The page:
Vail Valley relationships: How ‘noisy’ is it inside your head?
Editor’s note: Neil Rosenthal is on vacation. This is one of his previously published columns.
You have recently written about our inner critic and how we handle our mistakes. I seem to be forever plagued by emotionally wrenching issues. I am pregnant, and I am extremely torn about what to do. On the one hand, I would love to have a child. On the other hand, I’m not in a committed relationship, and I do not want to raise a child alone.
I’m also plagued by wincing at what I said in the past — or how I said it or how I handled a situation. In addition, I forever have a to-do list that keeps churning inside of my head. Internally, I’m a wreck. I can’t sleep, and I’m having a hard time concentrating.
Tortured in Australia
You are describing inner noise. You have several unresolved internal struggles going on at the same time, which is why you’re feeling so plagued and tortured by competing thoughts, desires and feelings. Many people — not just you — are so noisy inside that they can barely pay attention to other people, events and emotions around them.
The way to lessen this internal noise is to give it expression. Different emotions and thoughts inside of you are trying to express themselves. Here’s how you can allow them expression.
Invite the emotions within you that represent “have the baby” to express themselves. If you do this in writing, then you can look at it at a later date — otherwise, you are likely to forget many of the things that side of you says. Then invite the emotion “this is the wrong time” to express itself. After that, invite the part of you that is critiquing and criticizing you for past behaviors that make you feel embarrassed about something you said or did. Give these emotions full voice and an unedited license to express themselves.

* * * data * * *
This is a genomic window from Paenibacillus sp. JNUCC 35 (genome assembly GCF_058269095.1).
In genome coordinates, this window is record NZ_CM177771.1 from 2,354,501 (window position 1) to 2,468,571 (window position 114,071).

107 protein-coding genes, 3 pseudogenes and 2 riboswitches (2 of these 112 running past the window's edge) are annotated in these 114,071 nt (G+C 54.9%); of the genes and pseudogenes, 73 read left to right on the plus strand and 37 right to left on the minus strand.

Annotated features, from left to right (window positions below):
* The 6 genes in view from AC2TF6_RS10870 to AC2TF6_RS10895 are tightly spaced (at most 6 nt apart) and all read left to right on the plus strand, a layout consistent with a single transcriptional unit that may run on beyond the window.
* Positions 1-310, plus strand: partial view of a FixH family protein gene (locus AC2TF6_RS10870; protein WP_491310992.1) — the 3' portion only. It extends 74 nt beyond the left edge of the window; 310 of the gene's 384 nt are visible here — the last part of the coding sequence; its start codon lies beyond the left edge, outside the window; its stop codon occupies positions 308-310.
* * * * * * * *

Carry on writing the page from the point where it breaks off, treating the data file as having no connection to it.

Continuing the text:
Then allow your higher self its expression. This is the part of you that sees beyond your errors or miscues to your intentions. It sees the you that tries hard and is sincere and genuine. This is the side of you that loves and respects you, that wants the best for you, that tries hard to do the right thing and that is friendly and compassionate toward you.
In the same fashion, you can invite your hurt to express itself, as well as your vulnerability, your hope, your anger, your anxiety, your sadness, your fear and so on. Any internal struggle can be dialogued out using this basic script. One book that explains this process is “Embracing Our Selves,” by Hal and Sidra Stone. If you invite the various emotions, thoughts, fears and feelings within you to have clear, full expression, then it will be less noisy inside your head.
Neil Rosenthal is a licensed marriage and family therapist in Westminster and Boulder. His column is in its 23rd year of publication and is syndicated around the world. You can reach him at 303-758-8777 or email him through his website at http://www.heartrelationships.com. He is the author of the book “Love, Sex and Staying Warm: Keeping the Flame Alive.”